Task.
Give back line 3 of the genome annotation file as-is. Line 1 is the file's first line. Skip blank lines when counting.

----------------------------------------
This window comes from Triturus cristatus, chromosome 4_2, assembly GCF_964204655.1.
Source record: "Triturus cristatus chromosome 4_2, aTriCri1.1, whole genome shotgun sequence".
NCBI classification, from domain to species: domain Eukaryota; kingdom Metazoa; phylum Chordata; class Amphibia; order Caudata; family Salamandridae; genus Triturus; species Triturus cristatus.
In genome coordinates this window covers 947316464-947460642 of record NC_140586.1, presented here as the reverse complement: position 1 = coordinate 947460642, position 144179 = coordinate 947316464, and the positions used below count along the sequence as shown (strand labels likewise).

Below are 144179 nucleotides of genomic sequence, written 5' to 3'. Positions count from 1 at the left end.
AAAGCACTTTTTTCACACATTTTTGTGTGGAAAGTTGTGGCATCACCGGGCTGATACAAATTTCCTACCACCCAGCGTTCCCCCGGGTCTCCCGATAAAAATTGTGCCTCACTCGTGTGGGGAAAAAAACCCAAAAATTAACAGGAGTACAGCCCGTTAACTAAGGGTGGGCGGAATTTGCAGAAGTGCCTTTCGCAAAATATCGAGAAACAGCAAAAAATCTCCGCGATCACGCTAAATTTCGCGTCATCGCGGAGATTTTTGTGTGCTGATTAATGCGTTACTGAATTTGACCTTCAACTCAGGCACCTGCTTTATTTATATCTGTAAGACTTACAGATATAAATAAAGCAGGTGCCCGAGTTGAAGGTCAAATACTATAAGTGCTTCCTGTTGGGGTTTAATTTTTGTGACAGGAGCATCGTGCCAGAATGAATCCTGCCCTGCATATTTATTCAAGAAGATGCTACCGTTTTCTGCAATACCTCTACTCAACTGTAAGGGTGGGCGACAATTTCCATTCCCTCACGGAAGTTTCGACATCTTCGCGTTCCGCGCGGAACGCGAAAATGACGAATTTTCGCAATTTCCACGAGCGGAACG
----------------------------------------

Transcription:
NCBI classification, from domain to species: domain Eukaryota; kingdom Metazoa; phylum Chordata; class Amphibia; order Caudata; family Salamandridae; genus Triturus; species Triturus cristatus.